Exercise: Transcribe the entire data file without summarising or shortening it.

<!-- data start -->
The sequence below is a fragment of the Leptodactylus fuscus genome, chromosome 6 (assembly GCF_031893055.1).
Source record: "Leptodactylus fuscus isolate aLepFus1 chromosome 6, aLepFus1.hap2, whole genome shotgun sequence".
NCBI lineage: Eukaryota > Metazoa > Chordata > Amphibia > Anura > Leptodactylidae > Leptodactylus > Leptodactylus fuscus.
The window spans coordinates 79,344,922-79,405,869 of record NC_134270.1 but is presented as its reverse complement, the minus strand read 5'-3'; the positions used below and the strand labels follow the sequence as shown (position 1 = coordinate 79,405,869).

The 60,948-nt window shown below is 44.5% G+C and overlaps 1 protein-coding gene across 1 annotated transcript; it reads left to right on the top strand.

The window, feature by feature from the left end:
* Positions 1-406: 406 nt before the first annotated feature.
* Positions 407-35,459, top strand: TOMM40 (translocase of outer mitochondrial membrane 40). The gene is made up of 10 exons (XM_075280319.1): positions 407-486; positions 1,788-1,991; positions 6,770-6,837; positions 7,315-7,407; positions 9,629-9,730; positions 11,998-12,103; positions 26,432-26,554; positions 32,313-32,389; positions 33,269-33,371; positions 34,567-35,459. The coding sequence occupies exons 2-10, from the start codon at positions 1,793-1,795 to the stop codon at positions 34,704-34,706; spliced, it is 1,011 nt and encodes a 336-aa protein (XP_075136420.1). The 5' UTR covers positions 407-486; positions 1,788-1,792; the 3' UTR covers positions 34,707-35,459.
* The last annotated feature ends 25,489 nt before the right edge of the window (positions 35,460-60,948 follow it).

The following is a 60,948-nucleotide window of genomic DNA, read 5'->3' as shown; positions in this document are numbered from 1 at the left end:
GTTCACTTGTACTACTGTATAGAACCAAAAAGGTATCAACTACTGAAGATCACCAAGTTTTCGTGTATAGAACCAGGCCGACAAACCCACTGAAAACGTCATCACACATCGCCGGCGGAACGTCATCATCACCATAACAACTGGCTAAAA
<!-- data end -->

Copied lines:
The sequence below is a fragment of the Leptodactylus fuscus genome, chromosome 6 (assembly GCF_031893055.1).
Source record: "Leptodactylus fuscus isolate aLepFus1 chromosome 6, aLepFus1.hap2, whole genome shotgun sequence".
NCBI lineage: Eukaryota > Metazoa > Chordata > Amphibia > Anura > Leptodactylidae > Leptodactylus > Leptodactylus fuscus.
The window spans coordinates 79,344,922-79,405,869 of record NC_134270.1 but is presented as its reverse complement, the minus strand read 5'-3'; the positions used below and the strand labels follow the sequence as shown (position 1 = coordinate 79,405,869).

The 60,948-nt window shown below is 44.5% G+C and overlaps 1 protein-coding gene across 1 annotated transcript; it reads left to right on the top strand.

The window, feature by feature from the left end:
* Positions 1-406: 406 nt before the first annotated feature.
* Positions 407-35,459, top strand: TOMM40 (translocase of outer mitochondrial membrane 40). The gene is made up of 10 exons (XM_075280319.1): positions 407-486; positions 1,788-1,991; positions 6,770-6,837; positions 7,315-7,407; positions 9,629-9,730; positions 11,998-12,103; positions 26,432-26,554; positions 32,313-32,389; positions 33,269-33,371; positions 34,567-35,459. The coding sequence occupies exons 2-10, from the start codon at positions 1,793-1,795 to the stop codon at positions 34,704-34,706; spliced, it is 1,011 nt and encodes a 336-aa protein (XP_075136420.1). The 5' UTR covers positions 407-486; positions 1,788-1,792; the 3' UTR covers positions 34,707-35,459.
* The last annotated feature ends 25,489 nt before the right edge of the window (positions 35,460-60,948 follow it).

The following is a 60,948-nucleotide window of genomic DNA, read 5'->3' as shown; positions in this document are numbered from 1 at the left end:
GTTCACTTGTACTACTGTATAGAACCAAAAAGGTATCAACTACTGAAGATCACCAAGTTTTCGTGTATAGAACCAGGCCGACAAACCCACTGAAAACGTCATCACACATCGCCGGCGGAACGTCATCATCACCATAACAACTGGCTAAAA